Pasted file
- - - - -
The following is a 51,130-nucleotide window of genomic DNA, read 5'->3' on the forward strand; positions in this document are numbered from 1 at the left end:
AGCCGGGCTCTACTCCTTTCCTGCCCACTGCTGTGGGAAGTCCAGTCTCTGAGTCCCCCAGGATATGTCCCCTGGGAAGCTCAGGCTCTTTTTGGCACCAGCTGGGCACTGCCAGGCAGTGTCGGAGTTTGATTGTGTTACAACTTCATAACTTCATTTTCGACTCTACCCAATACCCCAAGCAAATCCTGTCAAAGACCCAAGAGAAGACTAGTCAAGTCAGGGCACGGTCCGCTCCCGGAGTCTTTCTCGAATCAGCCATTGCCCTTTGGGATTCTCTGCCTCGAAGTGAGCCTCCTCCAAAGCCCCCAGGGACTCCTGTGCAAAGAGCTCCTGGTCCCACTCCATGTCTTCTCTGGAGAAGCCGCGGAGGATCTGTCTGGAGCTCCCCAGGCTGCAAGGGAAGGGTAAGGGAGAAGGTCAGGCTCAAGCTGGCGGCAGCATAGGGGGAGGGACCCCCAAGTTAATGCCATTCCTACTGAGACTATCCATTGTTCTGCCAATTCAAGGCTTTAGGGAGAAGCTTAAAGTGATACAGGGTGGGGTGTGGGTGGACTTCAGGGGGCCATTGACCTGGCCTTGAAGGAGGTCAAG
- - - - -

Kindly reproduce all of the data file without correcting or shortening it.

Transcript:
The following is a 51,130-nucleotide window of genomic DNA, read 5'->3' on the forward strand; positions in this document are numbered from 1 at the left end:
AGCCGGGCTCTACTCCTTTCCTGCCCACTGCTGTGGGAAGTCCAGTCTCTGAGTCCCCCAGGATATGTCCCCTGGGAAGCTCAGGCTCTTTTTGGCACCAGCTGGGCACTGCCAGGCAGTGTCGGAGTTTGATTGTGTTACAACTTCATAACTTCATTTTCGACTCTACCCAATACCCCAAGCAAATCCTGTCAAAGACCCAAGAGAAGACTAGTCAAGTCAGGGCACGGTCCGCTCCCGGAGTCTTTCTCGAATCAGCCATTGCCCTTTGGGATTCTCTGCCTCGAAGTGAGCCTCCTCCAAAGCCCCCAGGGACTCCTGTGCAAAGAGCTCCTGGTCCCACTCCATGTCTTCTCTGGAGAAGCCGCGGAGGATCTGTCTGGAGCTCCCCAGGCTGCAAGGGAAGGGTAAGGGAGAAGGTCAGGCTCAAGCTGGCGGCAGCATAGGGGGAGGGACCCCCAAGTTAATGCCATTCCTACTGAGACTATCCATTGTTCTGCCAATTCAAGGCTTTAGGGAGAAGCTTAAAGTGATACAGGGTGGGGTGTGGGTGGACTTCAGGGGGCCATTGACCTGGCCTTGAAGGAGGTCAAG